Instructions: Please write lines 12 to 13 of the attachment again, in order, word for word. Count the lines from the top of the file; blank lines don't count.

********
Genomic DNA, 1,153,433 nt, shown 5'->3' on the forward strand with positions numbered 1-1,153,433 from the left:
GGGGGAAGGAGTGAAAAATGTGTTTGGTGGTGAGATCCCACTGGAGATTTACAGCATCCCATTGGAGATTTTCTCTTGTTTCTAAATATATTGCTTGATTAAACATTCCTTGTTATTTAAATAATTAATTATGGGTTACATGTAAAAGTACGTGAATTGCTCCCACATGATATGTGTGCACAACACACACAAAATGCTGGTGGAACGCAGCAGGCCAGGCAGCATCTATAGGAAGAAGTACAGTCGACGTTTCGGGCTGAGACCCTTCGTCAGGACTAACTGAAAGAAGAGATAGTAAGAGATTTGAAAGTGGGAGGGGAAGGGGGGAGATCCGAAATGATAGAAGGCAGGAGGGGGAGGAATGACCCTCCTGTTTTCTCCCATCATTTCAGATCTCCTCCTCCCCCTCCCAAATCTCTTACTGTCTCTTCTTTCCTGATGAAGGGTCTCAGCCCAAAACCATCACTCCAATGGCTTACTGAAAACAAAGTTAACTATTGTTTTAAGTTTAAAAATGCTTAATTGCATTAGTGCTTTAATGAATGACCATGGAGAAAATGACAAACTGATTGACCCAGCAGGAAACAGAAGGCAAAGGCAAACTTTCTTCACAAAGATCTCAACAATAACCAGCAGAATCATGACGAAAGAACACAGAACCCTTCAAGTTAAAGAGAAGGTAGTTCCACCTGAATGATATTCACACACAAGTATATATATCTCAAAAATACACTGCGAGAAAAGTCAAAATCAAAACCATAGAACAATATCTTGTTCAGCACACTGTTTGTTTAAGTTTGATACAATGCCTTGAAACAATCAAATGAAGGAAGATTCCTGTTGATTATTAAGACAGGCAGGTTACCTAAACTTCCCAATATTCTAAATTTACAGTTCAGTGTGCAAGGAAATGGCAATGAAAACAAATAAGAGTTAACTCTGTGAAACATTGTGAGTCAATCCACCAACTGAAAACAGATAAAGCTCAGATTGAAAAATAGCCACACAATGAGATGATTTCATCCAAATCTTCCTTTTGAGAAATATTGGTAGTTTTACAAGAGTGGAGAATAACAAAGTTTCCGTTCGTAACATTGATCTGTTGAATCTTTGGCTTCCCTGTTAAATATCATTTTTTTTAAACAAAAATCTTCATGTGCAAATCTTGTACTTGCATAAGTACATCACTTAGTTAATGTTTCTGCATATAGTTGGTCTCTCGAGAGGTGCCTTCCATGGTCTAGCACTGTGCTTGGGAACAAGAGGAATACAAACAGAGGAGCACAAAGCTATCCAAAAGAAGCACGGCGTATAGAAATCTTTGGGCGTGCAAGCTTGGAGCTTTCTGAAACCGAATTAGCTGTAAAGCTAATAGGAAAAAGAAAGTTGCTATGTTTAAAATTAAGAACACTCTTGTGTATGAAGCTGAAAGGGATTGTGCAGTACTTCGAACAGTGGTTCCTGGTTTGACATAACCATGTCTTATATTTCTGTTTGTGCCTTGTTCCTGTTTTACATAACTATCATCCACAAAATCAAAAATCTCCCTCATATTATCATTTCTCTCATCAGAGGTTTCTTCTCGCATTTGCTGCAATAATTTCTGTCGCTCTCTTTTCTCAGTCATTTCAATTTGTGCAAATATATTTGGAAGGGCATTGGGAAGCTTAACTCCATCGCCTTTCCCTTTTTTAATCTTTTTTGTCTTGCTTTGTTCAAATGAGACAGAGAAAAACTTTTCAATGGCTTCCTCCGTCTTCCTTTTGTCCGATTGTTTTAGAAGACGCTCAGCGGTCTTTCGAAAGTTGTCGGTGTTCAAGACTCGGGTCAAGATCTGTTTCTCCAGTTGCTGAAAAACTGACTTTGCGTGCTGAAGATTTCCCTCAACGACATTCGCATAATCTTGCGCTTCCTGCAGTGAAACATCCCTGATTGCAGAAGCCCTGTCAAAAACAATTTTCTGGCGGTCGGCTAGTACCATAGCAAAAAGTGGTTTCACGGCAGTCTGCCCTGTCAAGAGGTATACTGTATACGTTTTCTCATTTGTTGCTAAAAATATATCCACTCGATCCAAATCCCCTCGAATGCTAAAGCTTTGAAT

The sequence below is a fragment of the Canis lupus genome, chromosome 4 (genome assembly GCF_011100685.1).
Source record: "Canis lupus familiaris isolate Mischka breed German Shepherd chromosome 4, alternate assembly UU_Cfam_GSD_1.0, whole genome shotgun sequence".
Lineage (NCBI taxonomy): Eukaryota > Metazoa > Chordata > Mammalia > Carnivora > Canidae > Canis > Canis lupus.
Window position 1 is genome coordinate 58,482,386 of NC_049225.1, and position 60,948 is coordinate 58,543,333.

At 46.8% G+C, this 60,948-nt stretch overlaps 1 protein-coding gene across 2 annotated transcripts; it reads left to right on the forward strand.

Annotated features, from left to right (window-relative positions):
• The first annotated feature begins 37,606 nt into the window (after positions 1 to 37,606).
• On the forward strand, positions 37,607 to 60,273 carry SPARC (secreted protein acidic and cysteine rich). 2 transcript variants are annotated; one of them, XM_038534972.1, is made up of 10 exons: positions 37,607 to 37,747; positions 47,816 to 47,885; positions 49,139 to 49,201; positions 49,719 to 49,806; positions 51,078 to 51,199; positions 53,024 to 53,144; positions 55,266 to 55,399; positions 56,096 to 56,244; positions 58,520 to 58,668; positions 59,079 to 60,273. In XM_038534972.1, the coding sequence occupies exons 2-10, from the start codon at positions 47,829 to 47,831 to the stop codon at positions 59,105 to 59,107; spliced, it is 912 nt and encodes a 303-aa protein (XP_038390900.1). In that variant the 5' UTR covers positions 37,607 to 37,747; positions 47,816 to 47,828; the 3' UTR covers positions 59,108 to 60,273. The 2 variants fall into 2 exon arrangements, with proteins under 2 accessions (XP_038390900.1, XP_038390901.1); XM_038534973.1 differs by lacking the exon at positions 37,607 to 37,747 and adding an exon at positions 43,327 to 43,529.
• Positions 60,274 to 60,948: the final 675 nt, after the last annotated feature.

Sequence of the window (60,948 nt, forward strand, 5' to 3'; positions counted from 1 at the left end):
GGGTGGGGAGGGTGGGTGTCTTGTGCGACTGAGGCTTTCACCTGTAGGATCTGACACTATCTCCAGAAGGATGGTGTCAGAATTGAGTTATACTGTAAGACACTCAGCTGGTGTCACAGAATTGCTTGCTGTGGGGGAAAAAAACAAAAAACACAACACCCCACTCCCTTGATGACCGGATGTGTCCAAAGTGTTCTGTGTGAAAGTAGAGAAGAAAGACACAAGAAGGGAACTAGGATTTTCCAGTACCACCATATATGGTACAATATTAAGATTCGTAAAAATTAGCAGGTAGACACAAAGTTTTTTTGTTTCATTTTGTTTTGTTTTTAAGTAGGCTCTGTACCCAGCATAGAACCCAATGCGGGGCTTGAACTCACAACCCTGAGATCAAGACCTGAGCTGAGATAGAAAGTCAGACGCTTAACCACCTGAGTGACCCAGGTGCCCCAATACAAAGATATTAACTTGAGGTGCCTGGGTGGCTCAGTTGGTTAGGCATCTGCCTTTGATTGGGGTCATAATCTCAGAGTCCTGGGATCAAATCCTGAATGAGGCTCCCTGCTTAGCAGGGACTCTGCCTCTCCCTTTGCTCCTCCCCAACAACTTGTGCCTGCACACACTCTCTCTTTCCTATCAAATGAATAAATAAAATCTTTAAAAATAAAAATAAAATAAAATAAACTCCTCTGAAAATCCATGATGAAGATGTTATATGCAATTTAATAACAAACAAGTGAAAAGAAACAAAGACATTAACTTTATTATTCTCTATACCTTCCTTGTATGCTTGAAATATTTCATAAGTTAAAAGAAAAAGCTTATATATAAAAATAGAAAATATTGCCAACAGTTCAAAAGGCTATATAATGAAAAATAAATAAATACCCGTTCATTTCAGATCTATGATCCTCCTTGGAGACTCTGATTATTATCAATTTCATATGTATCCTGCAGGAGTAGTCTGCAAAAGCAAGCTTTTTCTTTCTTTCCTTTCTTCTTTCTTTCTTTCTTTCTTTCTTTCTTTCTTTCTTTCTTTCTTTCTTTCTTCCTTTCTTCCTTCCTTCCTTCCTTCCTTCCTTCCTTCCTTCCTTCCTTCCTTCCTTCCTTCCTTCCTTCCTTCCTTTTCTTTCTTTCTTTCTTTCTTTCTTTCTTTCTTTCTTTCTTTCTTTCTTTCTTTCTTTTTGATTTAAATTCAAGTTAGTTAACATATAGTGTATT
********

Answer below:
Sequence of the window (60,948 nt, forward strand, 5' to 3'; positions counted from 1 at the left end):
GGGTGGGGAGGGTGGGTGTCTTGTGCGACTGAGGCTTTCACCTGTAGGATCTGACACTATCTCCAGAAGGATGGTGTCAGAATTGAGTTATACTGTAAGACACTCAGCTGGTGTCACAGAATTGCTTGCTGTGGGGGAAAAAAACAAAAAACACAACACCCCACTCCCTTGATGACCGGATGTGTCCAAAGTGTTCTGTGTGAAAGTAGAGAAGAAAGACACAAGAAGGGAACTAGGATTTTCCAGTACCACCATATATGGTACAATATTAAGATTCGTAAAAATTAGCAGGTAGACACAAAGTTTTTTTGTTTCATTTTGTTTTGTTTTTAAGTAGGCTCTGTACCCAGCATAGAACCCAATGCGGGGCTTGAACTCACAACCCTGAGATCAAGACCTGAGCTGAGATAGAAAGTCAGACGCTTAACCACCTGAGTGACCCAGGTGCCCCAATACAAAGATATTAACTTGAGGTGCCTGGGTGGCTCAGTTGGTTAGGCATCTGCCTTTGATTGGGGTCATAATCTCAGAGTCCTGGGATCAAATCCTGAATGAGGCTCCCTGCTTAGCAGGGACTCTGCCTCTCCCTTTGCTCCTCCCCAACAACTTGTGCCTGCACACACTCTCTCTTTCCTATCAAATGAATAAATAAAATCTTTAAAAATAAAAATAAAATAAAATAAACTCCTCTGAAAATCCATGATGAAGATGTTATATGCAATTTAATAACAAACAAGTGAAAAGAAACAAAGACATTAACTTTATTATTCTCTATACCTTCCTTGTATGCTTGAAATATTTCATAAGTTAAAAGAAAAAGCTTATATATAAAAATAGAAAATATTGCCAACAGTTCAAAAGGCTATATAATGAAAAATAAATAAATACCCGTTCATTTCAGATCTATGATCCTCCTTGGAGACTCTGATTATTATCAATTTCATATGTATCCTGCAGGAGTAGTCTGCAAAAGCAAGCTTTTTCTTTCTTTCCTTTCTTCTTTCTTTCTTTCTTTCTTTCTTTCTTTCTTTCTTTCTTTCTTTCTTTCTTCCTTTCTTCCTTCCTTCCTTCCTTCCTTCCTTCCTTCCTTCCTTCCTTCCTTCCTTCCTTCCTTCCTTCCTTCCTTTTCTTTCTTTCTTTCTTTCTTTCTTTCTTTCTTTCTTTCTTTCTTTCTTTCTTTCTTTTTGATTTAAATTCAAGTTAGTTAACATATAGTGTATT